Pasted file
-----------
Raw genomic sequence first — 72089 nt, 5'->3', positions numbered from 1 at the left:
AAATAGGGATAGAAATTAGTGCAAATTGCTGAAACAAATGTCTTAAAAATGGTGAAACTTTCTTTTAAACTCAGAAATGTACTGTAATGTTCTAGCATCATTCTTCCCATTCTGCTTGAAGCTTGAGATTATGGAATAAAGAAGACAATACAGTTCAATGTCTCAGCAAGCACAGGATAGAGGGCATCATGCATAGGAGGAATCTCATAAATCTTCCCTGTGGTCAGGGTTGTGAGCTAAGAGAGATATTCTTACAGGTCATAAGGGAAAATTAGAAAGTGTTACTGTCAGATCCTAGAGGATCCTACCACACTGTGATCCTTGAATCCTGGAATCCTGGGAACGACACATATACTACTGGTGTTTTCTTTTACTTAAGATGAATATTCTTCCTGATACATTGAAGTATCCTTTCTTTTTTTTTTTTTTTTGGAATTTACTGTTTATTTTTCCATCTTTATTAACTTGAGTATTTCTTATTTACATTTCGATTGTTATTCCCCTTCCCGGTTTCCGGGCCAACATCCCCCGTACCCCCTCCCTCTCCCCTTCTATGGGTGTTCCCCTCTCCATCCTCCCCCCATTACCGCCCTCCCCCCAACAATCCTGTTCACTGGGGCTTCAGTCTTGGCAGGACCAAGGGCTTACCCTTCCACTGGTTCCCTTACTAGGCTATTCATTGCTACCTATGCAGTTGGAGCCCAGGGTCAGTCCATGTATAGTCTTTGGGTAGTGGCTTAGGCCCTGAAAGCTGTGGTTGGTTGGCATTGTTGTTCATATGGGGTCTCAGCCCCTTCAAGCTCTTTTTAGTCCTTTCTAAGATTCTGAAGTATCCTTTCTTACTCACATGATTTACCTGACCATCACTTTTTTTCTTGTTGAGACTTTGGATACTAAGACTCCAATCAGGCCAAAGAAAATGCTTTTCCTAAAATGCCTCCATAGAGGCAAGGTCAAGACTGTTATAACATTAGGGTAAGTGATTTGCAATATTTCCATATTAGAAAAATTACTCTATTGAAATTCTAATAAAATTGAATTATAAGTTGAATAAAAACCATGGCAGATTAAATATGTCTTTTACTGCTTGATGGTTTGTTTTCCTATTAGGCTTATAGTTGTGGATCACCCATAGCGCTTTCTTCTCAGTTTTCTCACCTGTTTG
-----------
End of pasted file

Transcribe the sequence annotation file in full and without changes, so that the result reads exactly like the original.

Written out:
Raw genomic sequence first — 72089 nt, 5'->3', positions numbered from 1 at the left:
AAATAGGGATAGAAATTAGTGCAAATTGCTGAAACAAATGTCTTAAAAATGGTGAAACTTTCTTTTAAACTCAGAAATGTACTGTAATGTTCTAGCATCATTCTTCCCATTCTGCTTGAAGCTTGAGATTATGGAATAAAGAAGACAATACAGTTCAATGTCTCAGCAAGCACAGGATAGAGGGCATCATGCATAGGAGGAATCTCATAAATCTTCCCTGTGGTCAGGGTTGTGAGCTAAGAGAGATATTCTTACAGGTCATAAGGGAAAATTAGAAAGTGTTACTGTCAGATCCTAGAGGATCCTACCACACTGTGATCCTTGAATCCTGGAATCCTGGGAACGACACATATACTACTGGTGTTTTCTTTTACTTAAGATGAATATTCTTCCTGATACATTGAAGTATCCTTTCTTTTTTTTTTTTTTTTGGAATTTACTGTTTATTTTTCCATCTTTATTAACTTGAGTATTTCTTATTTACATTTCGATTGTTATTCCCCTTCCCGGTTTCCGGGCCAACATCCCCCGTACCCCCTCCCTCTCCCCTTCTATGGGTGTTCCCCTCTCCATCCTCCCCCCATTACCGCCCTCCCCCCAACAATCCTGTTCACTGGGGCTTCAGTCTTGGCAGGACCAAGGGCTTACCCTTCCACTGGTTCCCTTACTAGGCTATTCATTGCTACCTATGCAGTTGGAGCCCAGGGTCAGTCCATGTATAGTCTTTGGGTAGTGGCTTAGGCCCTGAAAGCTGTGGTTGGTTGGCATTGTTGTTCATATGGGGTCTCAGCCCCTTCAAGCTCTTTTTAGTCCTTTCTAAGATTCTGAAGTATCCTTTCTTACTCACATGATTTACCTGACCATCACTTTTTTTCTTGTTGAGACTTTGGATACTAAGACTCCAATCAGGCCAAAGAAAATGCTTTTCCTAAAATGCCTCCATAGAGGCAAGGTCAAGACTGTTATAACATTAGGGTAAGTGATTTGCAATATTTCCATATTAGAAAAATTACTCTATTGAAATTCTAATAAAATTGAATTATAAGTTGAATAAAAACCATGGCAGATTAAATATGTCTTTTACTGCTTGATGGTTTGTTTTCCTATTAGGCTTATAGTTGTGGATCACCCATAGCGCTTTCTTCTCAGTTTTCTCACCTGTTTG